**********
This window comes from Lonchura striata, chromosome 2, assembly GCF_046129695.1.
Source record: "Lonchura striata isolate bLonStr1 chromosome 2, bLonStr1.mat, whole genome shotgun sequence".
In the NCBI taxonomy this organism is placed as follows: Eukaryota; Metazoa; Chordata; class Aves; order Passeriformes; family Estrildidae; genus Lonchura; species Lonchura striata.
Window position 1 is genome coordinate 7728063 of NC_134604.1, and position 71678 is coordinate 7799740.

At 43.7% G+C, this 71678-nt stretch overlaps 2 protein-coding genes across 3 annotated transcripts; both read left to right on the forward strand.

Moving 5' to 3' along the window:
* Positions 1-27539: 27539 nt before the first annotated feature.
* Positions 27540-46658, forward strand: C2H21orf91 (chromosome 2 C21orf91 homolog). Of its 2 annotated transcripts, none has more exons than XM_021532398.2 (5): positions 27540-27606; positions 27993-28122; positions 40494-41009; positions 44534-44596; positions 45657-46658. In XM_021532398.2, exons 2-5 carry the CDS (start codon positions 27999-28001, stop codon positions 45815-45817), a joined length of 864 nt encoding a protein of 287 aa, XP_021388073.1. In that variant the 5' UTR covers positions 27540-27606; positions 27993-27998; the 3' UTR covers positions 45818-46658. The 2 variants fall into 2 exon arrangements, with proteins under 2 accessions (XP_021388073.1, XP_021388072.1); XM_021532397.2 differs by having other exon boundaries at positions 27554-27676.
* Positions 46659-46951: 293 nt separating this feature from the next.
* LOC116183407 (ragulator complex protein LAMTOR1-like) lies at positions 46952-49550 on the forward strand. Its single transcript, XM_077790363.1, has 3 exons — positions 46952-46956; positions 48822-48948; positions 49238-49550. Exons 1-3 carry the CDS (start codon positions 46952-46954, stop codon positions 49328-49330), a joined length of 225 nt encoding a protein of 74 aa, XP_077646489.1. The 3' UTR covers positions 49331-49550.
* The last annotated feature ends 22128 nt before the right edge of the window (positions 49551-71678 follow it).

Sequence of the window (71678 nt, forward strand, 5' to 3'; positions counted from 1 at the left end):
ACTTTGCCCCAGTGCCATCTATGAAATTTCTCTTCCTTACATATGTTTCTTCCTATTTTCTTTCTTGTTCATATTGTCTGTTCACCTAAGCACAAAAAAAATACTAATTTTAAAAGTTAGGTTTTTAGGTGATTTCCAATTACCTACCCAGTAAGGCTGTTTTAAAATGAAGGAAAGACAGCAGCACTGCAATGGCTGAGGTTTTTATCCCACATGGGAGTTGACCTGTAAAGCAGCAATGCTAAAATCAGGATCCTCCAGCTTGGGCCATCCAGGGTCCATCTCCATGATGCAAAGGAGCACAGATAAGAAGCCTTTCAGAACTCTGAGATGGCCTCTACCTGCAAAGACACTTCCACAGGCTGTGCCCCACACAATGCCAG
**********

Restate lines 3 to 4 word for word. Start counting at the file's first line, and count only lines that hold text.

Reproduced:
In the NCBI taxonomy this organism is placed as follows: Eukaryota; Metazoa; Chordata; class Aves; order Passeriformes; family Estrildidae; genus Lonchura; species Lonchura striata.
Window position 1 is genome coordinate 7728063 of NC_134604.1, and position 71678 is coordinate 7799740.